Making a complaint about the management of your block

What to do when things go wrong with the management of your block When things go wrong with the management of your block, you need to know who to complain to. In this Advice Note, well look at what you can do if youre unhappy with the way your property is being managed and how to establish whos responsible. Well also look at how you can make a complaint about your managing agent if they are at fault.

Download the full Advice Note above...

Changing Managing Agents

A guide to changing managing agents and ensuring a smooth handover This Advice Note looks at situations where a landlord, Residents Management Company (RMC) or Right To Manage Company (RTM) has decided to change managing agent. When this happens, the outgoing agent needs to handover the management of the block to the new agent. Its important to ensure this process is a smooth as possible so the block can continue to be managed successfully and effectively. A lot of the information in this Advice Note is also relevant to Right to Manage situations.

Download the full Advice Note above...


Noisy Neighbours

Advice for dealing with noise problems in your block Noise problems cause many complaints in blocks of flats. DIY, building activity, late night music, laminated floors and barking dogs are the main culprits. Surprisingly, your landlord or managing agent have very limited powers to take action and it's unlikely that a court will evict a leaseholder for being noisy. In this Advice Note we'll take a look at some of the ways you can deal with noise problems in your block. Download the full Advice Note above...

For Your Flat

Buying and selling your flat

A summary of the typical events when buying and selling a leasehold flat This Advice Note looks at the typical events in buying and selling a leasehold flat. It explains the usual restrictions found in leases that can affect how flats can be sold. Being aware of these restrictions can help speed up the sales process. Well also explain how the landlord and managing agent will be involved, and the kinds of information they will be asked to provide. At the end, theres a useful list of questions that buyers may wish to ask their solicitor before going ahead.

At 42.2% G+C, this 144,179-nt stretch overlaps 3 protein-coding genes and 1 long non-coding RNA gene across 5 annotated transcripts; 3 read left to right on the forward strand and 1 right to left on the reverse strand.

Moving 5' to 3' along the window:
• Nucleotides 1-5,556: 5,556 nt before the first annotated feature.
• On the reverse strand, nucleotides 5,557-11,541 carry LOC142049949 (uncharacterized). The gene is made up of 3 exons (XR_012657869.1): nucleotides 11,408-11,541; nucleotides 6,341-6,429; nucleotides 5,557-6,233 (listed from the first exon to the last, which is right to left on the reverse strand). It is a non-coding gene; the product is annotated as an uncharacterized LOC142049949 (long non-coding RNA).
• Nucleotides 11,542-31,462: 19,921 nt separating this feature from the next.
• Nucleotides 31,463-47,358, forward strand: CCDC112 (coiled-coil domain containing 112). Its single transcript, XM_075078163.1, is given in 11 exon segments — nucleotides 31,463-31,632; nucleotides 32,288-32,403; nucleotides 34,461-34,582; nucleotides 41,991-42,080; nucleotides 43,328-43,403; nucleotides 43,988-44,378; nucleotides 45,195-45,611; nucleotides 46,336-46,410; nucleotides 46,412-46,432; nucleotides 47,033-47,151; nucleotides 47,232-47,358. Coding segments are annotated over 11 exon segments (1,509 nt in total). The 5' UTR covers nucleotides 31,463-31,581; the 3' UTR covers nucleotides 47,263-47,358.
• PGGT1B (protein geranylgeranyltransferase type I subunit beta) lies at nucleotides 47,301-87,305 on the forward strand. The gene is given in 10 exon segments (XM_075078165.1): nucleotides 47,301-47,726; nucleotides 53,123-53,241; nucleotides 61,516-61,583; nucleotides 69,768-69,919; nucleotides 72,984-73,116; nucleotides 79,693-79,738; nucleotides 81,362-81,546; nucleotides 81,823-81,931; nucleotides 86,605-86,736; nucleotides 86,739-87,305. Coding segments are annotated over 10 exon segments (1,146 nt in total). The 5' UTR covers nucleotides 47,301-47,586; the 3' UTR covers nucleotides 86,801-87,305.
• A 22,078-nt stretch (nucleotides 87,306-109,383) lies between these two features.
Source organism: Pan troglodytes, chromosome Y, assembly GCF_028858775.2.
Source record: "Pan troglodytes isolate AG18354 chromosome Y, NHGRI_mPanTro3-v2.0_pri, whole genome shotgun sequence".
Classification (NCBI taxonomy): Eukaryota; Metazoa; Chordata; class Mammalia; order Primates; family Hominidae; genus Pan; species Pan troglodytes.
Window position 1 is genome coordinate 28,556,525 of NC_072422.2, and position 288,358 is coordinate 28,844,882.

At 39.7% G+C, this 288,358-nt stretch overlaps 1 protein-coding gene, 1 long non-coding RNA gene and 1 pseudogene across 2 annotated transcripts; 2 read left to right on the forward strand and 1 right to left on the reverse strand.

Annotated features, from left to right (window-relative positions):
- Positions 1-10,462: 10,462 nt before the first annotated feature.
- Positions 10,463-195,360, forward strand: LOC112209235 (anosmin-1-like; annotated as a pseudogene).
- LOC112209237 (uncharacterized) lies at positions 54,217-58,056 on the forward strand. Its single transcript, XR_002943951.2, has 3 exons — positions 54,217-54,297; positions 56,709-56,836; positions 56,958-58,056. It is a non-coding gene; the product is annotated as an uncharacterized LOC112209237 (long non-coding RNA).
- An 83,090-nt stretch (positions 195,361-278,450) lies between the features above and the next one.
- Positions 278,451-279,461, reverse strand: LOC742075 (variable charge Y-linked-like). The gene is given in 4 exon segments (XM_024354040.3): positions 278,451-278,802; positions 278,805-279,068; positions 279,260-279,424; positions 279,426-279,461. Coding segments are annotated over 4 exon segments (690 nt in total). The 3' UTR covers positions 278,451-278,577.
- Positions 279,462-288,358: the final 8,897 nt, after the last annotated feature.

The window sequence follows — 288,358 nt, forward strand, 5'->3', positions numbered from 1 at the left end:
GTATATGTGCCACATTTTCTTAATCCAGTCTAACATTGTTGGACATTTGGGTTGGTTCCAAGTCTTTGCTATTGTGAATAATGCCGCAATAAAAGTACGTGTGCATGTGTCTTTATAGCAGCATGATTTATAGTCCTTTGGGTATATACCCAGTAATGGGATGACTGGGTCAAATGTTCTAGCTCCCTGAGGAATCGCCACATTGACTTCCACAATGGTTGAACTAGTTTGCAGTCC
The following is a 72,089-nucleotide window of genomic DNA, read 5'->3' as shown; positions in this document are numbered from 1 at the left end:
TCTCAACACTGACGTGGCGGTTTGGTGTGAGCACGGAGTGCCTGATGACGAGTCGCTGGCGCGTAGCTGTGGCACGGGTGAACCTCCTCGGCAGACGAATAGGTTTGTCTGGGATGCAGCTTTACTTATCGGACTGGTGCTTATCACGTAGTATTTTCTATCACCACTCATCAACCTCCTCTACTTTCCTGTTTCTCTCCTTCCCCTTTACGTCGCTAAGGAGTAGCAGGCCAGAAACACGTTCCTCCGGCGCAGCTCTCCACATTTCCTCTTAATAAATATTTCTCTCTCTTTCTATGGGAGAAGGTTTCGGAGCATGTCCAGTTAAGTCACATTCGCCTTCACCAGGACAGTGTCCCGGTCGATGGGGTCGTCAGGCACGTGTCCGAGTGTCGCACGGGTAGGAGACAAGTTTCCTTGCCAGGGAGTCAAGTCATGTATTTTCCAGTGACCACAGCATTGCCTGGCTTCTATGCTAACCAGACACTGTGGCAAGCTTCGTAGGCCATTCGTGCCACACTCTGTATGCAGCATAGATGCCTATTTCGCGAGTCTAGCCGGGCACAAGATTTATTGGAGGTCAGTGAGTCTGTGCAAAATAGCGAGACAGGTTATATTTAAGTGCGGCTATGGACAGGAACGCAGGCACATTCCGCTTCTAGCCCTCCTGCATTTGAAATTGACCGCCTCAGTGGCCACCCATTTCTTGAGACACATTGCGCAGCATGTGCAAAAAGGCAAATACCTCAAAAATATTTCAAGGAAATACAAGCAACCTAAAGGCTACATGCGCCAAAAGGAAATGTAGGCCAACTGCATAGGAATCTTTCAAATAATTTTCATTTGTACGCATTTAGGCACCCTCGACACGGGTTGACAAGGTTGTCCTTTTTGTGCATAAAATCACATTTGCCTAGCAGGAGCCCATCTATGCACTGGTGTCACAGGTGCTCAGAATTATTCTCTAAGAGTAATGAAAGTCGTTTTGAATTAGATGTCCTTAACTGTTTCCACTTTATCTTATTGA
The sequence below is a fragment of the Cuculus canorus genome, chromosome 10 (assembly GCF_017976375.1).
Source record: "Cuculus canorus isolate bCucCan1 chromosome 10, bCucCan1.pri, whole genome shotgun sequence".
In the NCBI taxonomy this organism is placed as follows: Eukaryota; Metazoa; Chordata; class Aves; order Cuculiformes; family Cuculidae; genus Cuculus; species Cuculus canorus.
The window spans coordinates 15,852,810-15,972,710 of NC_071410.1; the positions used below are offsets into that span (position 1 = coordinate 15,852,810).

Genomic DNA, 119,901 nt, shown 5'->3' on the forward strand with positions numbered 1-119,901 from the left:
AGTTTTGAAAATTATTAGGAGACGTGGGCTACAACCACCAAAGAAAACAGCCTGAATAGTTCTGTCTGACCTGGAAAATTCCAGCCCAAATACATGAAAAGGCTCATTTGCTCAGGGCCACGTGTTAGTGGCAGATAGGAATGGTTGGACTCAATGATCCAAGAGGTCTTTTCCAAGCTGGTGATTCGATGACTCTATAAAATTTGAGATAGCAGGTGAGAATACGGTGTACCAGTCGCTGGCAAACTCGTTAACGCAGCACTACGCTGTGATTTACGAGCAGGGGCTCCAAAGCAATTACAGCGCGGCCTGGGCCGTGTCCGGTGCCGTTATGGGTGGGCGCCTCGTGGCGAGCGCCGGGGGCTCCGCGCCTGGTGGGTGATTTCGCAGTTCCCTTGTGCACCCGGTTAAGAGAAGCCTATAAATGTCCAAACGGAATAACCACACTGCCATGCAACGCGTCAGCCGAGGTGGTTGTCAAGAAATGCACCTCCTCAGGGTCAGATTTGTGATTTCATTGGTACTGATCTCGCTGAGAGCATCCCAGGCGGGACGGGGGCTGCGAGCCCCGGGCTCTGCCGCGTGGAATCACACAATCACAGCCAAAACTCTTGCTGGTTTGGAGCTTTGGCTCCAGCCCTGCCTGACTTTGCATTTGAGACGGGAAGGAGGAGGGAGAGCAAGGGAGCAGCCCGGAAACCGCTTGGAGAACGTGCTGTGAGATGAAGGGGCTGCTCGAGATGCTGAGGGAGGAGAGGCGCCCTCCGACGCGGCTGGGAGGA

Download the full Advice Note above...

Health & Safety

Health And Safety

A summary of the main health & safety regulations that apply to blocks of flats This advice note summarises some of the main health & safety regulations that apply to blocks of flats. This includes houses that have been converted into flats. The duty to comply with health & safety regulations falls on the landlord or person responsible for managing the building. That could be a managing agent, a Residents' Management Company (RMC) or a Right to Manage Company (RTM). Health & safety should never be ignored or dismissed simply because it costs money. The cost of failing to comply if there's an accident or injury could be far greater. ARMA Guidance Note...

Smoke-free regulations

A guide to the smoking ban in blocks of flats Since 2007 the internal communal areas of block of flats must be smoke-free by law. Residents who do smoke in these areas can be prosecuted and fined up to £200.In this Advice Note, well take a look at the impact of this on the blocks of flats and residents.
Download the full Advice Note above...

Fire safety in flats

A general guide to fire safety in blocks of flats This Advice Note gives general guidance about fire safety in blocks of flats. Specific advice for individual blocks will differ, so you should read this in conjunction with the guidance thats in place for your own building. That could be a leaflet or a fire safety notice posted in the communal areas. The information in this advice note is important taking a little time to read it now may save your life!

Download the full Advice Note above...

Gas Safety